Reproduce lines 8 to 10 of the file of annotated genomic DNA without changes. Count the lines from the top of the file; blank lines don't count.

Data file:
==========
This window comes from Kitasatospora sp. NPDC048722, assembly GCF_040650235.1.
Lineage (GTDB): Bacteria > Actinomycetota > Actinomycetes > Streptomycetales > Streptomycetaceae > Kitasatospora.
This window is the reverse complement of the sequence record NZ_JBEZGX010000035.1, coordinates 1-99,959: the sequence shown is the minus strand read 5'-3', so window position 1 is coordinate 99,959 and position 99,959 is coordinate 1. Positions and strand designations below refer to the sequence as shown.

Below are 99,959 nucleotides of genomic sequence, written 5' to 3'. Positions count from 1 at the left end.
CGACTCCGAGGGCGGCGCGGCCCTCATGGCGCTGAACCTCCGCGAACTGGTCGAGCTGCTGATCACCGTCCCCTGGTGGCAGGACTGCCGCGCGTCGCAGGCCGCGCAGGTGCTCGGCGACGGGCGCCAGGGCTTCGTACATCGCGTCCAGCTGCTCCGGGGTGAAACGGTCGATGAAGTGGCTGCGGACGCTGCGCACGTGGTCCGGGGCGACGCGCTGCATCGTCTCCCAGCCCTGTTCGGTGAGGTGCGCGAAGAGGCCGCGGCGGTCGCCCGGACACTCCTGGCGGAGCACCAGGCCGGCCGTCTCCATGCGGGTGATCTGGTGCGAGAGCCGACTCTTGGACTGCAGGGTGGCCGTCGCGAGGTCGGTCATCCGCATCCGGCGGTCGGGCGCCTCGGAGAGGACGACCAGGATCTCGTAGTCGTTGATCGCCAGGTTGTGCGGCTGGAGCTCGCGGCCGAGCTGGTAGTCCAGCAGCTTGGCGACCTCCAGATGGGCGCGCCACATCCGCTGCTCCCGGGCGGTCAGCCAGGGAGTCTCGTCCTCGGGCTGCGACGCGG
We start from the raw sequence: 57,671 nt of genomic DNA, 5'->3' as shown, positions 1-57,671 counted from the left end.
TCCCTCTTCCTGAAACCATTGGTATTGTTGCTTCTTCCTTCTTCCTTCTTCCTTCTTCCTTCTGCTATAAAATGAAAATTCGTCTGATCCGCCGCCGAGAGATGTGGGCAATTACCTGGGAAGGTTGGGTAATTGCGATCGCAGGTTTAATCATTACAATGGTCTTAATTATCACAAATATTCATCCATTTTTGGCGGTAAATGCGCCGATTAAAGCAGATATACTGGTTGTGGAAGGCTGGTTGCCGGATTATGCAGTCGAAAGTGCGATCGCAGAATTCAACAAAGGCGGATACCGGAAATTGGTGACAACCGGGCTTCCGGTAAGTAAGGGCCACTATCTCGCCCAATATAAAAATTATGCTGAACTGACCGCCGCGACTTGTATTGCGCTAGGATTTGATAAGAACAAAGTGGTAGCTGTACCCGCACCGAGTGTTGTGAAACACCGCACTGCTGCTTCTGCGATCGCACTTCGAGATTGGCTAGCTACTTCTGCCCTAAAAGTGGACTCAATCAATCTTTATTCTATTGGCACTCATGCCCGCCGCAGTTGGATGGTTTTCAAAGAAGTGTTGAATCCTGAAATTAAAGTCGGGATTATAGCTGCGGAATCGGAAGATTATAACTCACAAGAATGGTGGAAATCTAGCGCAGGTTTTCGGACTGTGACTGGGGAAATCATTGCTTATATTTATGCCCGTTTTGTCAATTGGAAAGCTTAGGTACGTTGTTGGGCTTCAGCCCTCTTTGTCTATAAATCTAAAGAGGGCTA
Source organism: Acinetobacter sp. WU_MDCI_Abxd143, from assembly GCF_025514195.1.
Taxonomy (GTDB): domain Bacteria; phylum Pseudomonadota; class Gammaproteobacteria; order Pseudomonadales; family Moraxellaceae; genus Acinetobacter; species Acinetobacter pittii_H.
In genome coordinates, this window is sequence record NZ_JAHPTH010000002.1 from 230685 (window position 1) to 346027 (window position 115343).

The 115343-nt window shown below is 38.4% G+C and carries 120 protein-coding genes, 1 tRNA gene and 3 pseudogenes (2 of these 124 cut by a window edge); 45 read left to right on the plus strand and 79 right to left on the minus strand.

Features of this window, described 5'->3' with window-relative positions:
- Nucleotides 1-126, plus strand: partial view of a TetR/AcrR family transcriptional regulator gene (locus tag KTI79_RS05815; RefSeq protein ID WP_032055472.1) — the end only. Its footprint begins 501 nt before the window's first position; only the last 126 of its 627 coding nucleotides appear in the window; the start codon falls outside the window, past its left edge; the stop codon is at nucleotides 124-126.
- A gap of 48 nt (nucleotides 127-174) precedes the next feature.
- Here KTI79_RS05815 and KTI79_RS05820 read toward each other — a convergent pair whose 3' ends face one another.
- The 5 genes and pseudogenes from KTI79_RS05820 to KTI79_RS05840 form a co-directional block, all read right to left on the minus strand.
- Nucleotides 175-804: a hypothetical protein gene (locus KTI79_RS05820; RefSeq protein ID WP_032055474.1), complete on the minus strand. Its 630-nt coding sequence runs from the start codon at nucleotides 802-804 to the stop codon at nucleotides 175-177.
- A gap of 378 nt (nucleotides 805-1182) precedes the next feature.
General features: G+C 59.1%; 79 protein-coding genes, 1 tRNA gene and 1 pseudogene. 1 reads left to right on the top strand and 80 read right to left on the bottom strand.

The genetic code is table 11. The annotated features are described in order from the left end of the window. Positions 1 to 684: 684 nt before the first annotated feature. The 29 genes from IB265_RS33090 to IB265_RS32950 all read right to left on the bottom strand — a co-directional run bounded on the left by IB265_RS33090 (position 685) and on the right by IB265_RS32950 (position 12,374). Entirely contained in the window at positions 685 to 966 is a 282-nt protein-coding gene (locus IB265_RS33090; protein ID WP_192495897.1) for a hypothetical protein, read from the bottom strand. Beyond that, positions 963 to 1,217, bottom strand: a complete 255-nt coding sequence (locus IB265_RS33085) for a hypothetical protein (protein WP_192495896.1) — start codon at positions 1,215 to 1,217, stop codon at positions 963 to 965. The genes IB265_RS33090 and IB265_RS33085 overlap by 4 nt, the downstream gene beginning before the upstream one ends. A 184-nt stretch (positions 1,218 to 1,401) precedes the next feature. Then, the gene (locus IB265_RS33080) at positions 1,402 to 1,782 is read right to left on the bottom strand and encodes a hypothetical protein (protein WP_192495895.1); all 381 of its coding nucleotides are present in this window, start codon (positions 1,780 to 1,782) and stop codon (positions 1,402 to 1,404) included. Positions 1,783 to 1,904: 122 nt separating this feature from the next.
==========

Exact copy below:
Source organism: Acinetobacter sp. WU_MDCI_Abxd143, from assembly GCF_025514195.1.
Taxonomy (GTDB): domain Bacteria; phylum Pseudomonadota; class Gammaproteobacteria; order Pseudomonadales; family Moraxellaceae; genus Acinetobacter; species Acinetobacter pittii_H.
In genome coordinates, this window is sequence record NZ_JAHPTH010000002.1 from 230685 (window position 1) to 346027 (window position 115343).